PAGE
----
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傢伙 (an example of a Chinese lexeme that does not map bijectively between simplified and traditional characters, the simplified word being 家伙) is translated, in the only translation Wang Xiaobo's work has received to date, as 'tool.' Which would indicate that the word is a euphemism (委婉语) for penis in the following.

从派出所到居委会,都认为他是个好贼,舍不得送他进监狱,只可惜他偷得太多,最后只好把他枪毙掉,这使派出所的警察和居委会的老大妈一齐掉眼泪。这个贼临死还留下遗嘱,把尸体捐给医院了。我有个同学考上了医科大学,常在福尔马林槽里看到他。他说,那位贼兄的家伙特别大,躺在水槽里仪表堂堂,丝毫也看不出是个贼,虽然后脑勺上挨了一枪,但不翻身也看不出来。

2015 by 王小波.

But how euphemistic?

Because the English word 'tool', while euphemistic, is also a bit cheeky. It's even an insult. It's not detached, scientific-sounding, or fantastical, like other euphemisms for things.

Does 傢伙 carry those nuances? (I have to admit, it sounds just a bit scientific-sounding and detached to me. But obviously I'm not a native speaker.)

In other words, has the pair of translators captured something of a nuance here? Or has meaning been added, or lost?

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At first I thought your question was all in Chinese, considering the preview... :D –  Alenanno Jan 21 '12 at 0:31
    
You might want to move your first paragraph above the quote to make the preview more informative, even for Chinese speakers. –  Don Kirkby Jan 21 '12 at 6:32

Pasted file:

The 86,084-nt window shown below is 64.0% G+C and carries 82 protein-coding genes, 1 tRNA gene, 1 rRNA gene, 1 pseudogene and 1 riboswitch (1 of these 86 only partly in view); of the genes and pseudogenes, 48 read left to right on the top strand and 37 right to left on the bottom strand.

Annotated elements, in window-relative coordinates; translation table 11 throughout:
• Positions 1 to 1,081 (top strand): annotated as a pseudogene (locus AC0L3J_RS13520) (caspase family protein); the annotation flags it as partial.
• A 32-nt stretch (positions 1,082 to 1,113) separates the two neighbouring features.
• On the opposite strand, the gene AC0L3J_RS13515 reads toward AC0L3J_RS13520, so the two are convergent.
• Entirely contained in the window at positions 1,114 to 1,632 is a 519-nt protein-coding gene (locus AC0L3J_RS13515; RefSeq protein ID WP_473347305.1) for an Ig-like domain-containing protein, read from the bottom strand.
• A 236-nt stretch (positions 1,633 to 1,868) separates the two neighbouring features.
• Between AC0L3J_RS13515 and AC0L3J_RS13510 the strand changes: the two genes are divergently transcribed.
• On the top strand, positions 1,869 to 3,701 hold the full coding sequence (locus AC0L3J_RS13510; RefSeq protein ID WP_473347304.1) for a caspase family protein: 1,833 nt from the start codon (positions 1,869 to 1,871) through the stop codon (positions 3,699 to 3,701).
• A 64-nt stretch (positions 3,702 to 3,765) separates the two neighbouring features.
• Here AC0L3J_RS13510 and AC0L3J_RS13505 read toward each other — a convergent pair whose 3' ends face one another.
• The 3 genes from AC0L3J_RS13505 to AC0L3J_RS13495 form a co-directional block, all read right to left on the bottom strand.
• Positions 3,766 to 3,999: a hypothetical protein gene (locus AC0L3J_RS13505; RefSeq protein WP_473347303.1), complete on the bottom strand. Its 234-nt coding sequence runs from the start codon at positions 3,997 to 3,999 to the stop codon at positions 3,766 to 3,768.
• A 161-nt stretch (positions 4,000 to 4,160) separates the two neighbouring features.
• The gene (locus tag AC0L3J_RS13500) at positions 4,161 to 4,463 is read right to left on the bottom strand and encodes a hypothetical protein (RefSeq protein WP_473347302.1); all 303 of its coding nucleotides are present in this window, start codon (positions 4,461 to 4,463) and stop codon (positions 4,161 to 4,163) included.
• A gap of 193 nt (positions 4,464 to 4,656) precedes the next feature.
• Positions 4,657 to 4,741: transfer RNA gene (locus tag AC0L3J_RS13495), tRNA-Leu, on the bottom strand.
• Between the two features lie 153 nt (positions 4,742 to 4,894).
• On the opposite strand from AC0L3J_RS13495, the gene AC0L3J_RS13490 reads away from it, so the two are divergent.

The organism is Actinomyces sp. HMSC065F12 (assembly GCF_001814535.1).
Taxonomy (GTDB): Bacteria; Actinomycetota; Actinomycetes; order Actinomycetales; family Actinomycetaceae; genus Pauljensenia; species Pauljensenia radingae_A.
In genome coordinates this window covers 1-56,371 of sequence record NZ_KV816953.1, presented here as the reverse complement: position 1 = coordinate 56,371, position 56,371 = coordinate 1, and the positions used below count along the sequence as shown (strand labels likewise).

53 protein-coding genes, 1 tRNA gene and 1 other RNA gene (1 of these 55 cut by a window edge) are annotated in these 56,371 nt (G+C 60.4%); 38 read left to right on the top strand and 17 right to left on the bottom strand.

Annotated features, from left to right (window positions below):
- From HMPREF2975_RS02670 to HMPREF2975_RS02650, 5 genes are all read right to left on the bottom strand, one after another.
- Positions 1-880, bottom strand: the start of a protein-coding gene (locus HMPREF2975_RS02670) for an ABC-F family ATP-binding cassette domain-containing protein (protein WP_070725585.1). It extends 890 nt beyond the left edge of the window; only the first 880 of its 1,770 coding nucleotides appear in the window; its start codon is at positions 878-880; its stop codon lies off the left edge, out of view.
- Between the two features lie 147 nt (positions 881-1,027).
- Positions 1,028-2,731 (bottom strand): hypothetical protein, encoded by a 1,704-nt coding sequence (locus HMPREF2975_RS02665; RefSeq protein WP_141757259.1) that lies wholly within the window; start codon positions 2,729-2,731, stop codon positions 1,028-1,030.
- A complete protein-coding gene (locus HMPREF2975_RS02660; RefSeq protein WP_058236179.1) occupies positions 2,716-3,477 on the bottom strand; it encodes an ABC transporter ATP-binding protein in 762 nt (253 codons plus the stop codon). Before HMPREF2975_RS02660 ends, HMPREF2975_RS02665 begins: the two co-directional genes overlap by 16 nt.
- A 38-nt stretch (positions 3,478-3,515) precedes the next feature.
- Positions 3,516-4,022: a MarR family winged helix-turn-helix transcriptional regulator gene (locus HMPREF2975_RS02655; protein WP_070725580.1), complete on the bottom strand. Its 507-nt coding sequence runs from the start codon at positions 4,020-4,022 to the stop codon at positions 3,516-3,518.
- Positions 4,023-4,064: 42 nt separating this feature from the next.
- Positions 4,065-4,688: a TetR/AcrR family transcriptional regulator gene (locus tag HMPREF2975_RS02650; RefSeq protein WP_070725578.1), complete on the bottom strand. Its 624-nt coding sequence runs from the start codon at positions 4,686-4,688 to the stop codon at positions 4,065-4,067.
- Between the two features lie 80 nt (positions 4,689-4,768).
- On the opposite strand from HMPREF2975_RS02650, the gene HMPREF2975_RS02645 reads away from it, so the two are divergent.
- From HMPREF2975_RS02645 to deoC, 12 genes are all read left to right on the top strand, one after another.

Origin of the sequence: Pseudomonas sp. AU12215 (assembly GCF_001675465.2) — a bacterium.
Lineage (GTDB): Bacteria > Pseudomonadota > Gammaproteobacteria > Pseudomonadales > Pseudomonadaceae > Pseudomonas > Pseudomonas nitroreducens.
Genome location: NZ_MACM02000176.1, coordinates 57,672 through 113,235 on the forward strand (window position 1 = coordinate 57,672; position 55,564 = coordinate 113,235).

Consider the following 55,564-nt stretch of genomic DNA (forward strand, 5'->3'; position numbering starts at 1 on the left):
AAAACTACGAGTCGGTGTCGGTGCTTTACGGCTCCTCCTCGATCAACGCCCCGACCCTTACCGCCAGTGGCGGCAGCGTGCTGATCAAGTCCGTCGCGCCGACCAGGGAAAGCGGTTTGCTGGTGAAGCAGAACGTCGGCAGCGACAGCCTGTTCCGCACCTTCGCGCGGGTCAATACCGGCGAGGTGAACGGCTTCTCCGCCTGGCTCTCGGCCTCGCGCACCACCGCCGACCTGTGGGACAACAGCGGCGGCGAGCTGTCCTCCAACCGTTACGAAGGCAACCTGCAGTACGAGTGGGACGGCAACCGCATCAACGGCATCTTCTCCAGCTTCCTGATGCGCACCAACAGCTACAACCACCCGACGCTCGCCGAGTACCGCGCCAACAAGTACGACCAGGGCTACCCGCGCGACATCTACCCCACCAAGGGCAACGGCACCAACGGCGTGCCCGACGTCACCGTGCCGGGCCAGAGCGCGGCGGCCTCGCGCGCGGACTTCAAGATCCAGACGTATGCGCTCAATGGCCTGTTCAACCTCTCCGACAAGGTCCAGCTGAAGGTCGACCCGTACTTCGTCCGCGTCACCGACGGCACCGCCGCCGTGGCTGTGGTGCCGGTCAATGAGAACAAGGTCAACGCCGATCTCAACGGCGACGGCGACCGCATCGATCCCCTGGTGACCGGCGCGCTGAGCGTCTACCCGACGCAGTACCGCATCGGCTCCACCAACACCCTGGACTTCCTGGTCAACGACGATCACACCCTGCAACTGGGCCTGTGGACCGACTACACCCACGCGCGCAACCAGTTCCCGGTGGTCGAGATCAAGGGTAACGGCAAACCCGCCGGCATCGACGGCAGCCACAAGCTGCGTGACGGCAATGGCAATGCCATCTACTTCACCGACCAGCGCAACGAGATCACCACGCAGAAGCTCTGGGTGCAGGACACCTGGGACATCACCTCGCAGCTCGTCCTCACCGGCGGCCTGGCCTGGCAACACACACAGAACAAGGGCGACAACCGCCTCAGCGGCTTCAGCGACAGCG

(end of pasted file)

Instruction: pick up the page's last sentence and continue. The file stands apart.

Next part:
Or add an extra introducing sentence like "Consider this paragraph/excerpt/etc...", something like that. –  Alenanno Jan 21 '12 at 11:00
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@DonKirkby & Alenanno, if you think this makes it a better question, you can always edit it! I've done so for this post. –  brc Jan 22 '12 at 2:53
    
I like to be a gentle moderator, @brc. –  Don Kirkby Jan 22 '12 at 5:51
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1 Answer

up vote 4 down vote accepted

I don't know the nuance carried the English word "tool". But according to your description, I don't think there's such nuance in Wang's article. It is just a normal euphemism, with no added meaning to the original word (penis).

Basically, 傢伙 would carry a similar connotation as "manhood" or "member" (maybe without the informality associated with "member").

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